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  1. #1
    Join Date
    Mar 2007
    Location
    Iron Mountain, MI
    Posts
    41

    Default Combustion Air For Water Heater

    Hi:

    The attached photo shows two pipes going into the attic, I suppose to draw combustion air for the water heater. The furnace (at the right) is newer and is a high efficiency furnace that now draws combustion intake air from the exterior.

    The water heater (flue at left) is rated a 35,500btu input. The utiltity room measures 6.5'x14'x8.5' (773 cubic ft).
    Required combustion air for the water heater is 35.5x50=1775cubic ft. Based on 50ft cubic ft per 1000 btus.

    Should one of the pipes extend down to within 12" of the floor?
    What about the lack of fire blocking/draft stopping from where the vent pipes go into the attic? Does this not breach those requirements?

    Any other comments appreciated.

    Thanks,
    Joe

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  2. #2
    Join Date
    Mar 2007
    Location
    Philadelphia PA
    Posts
    3,177

    Default Re: Combustion Air For Water Heater

    Yes, one should be within 12" of the floor.
    That smaller one may be too small. Minimum cross section dimension is 3 inches.
    Now that the furnace isn't connected to the vent, it is probably oversized for the water heater.
    Is the smaller one ABS? Not sure if that is an approved material.

    Last edited by John Arnold; 03-16-2011 at 08:02 AM. Reason: added ABS comment
    "There is no exception to the rule that every rule has an exception." -James Thurber, writer and cartoonist (1894-1961)
    www.ArnoldHomeInspections.com

  3. #3
    James Duffin's Avatar
    James Duffin Guest

    Default Re: Combustion Air For Water Heater

    In NC the one opening method is allowed per the NC Fuel Gas Code. See below for the quote.


    304.6.1 Two-permanent-openings method.
    Two permanent
    openings, one commencing within 12 inches (305 mm)
    of the top and one commencing within 12 inches (305 mm)
    of the bottom of the enclosure, shall be provided. The openings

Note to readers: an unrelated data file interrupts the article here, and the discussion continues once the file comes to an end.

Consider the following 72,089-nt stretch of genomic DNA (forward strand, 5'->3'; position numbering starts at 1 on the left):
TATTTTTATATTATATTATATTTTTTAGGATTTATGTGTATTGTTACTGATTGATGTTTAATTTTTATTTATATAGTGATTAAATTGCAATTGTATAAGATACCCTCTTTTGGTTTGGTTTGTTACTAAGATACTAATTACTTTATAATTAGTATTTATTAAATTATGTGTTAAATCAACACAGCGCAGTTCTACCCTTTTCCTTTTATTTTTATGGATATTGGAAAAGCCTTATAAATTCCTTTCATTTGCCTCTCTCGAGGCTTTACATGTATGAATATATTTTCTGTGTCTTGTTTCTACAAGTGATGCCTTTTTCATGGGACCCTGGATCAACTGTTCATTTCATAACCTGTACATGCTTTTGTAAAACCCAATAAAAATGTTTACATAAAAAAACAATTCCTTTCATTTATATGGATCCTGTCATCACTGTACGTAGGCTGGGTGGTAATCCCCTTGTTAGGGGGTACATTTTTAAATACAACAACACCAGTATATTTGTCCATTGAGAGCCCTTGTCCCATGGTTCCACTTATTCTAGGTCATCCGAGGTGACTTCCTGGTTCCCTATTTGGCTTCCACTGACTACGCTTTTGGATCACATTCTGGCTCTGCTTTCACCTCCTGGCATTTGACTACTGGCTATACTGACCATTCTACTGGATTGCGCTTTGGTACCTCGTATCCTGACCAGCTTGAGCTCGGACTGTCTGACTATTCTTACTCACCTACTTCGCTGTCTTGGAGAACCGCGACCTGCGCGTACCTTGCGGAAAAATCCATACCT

shall communicate directly, or by ducts, with the outdoors
    or spaces that freely communicate with the outdoors.
    Where directly communicating with the outdoors, or
    where communicating with the outdoors through vertical
    ducts, each opening shall have a minimum free area of 1
    square inch per 4,000 Btu/h (550 mm2/kW) of total input
    I
    rating of all appliances in the enclosure [see Figures
    304.6.1(1) and 304.6.1(2)].

    Where communicating with the outdoors through horizontal
    ducts, each opening shall have a minimum free area
    of not less than 1 square inch per 2,000 Btu/h (1,100
    mm2/kW) of total input rating of all appliances in the enclosure
    [see Figure 304.6.1(3)].


    304.6.2 One-permanent-opening method.
    One permanent
    opening, commencing within 12 inches (305 mm) of
    the top of the enclosure, shall be provided. The appliance
    shall have clearances of at least 1 inch (25 mm) from the
    sides and back and 6 inches (152 mm) from the front of the
    appliance. The opening shall directly communicate with the
    outdoors or through a vertical or horizontal duct to the outdoors,
    or spaces that freely communicate with the outdoors
    (see Figure 304.6.2) and shall have a minimum free area of 1
    square inch per 3,000 Btu/h (734 mm2/kW) ofthe total input
    rating of all appliances located in the enclosure and not less
    than the sum ofthe areas of all vent connectors in the space.



  4. #4
    Join Date
    Feb 2008
    Location
    Chicago IL
    Posts
    1,984

    Default Re: Combustion Air For Water Heater

    I run into the high/low combustion air pipes out in the burbs in new construction, not often in the City.
    I don't have a problem with the combustion air pipes coming into the basement. However, and you guys can yell if you want, but most of the time I end up writing them as a fire hazard.
    Usually the pipe comes through the ceiling over the appliance and only runs into the attic, not outside. This acts as a great channel for a fire to feed on. If run outside I don't have a problem with it.

    www.aic-chicago.com
    773/844-4AIC
    "The Code is not a ceiling to reach but a floor to work up from"

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